JAPANESE KNIVES AND KNIFE SHARPENING
Makoto Tadokoro started his training as a knife sharpener at age 15, he now has 30 years’ experience and is considered one of the best sharpeners in Japan. He does not forge his blades, this knife is forged by Satoshi Nakagawa, but takes them through 30-40 different sharpening stages. In Japan it is said the sharpener not the blacksmith decides if the knife is good. Makoto Tadokoro’s knives have a very high fit & finish and are some of the top knives in Japan.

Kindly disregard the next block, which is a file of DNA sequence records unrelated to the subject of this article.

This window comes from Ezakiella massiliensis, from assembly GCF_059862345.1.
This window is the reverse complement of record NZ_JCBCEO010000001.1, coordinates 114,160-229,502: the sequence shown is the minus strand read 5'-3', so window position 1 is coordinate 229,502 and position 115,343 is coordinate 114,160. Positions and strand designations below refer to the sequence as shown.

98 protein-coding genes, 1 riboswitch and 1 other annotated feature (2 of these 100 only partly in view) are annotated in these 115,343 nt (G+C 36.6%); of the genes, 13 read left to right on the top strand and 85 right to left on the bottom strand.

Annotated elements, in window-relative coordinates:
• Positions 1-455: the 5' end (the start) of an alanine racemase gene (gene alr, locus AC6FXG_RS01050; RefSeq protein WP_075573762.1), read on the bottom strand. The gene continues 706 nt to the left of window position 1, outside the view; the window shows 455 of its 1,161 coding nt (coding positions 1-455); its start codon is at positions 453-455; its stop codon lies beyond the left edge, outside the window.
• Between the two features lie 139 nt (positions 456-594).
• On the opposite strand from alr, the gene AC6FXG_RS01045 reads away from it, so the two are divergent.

Santoku translates to “3 virtues”, good for fish, meat and vegetables. Though they are a taller knife, which makes control a little easier, the santoku is generally smaller in length and perfect for any small prep job.
Ginsan is a high carbon, stainless steel made by Hitachi Steel. It was designed as a stainless steel that has similar sharpening and edge retention to Japanese carbon steels but is also corrosion resistant. This is a great steel for a professional kitchen or as a first Japanese knife.
Measurements and photographs are taken from a random knife and may differ from the knife you receive.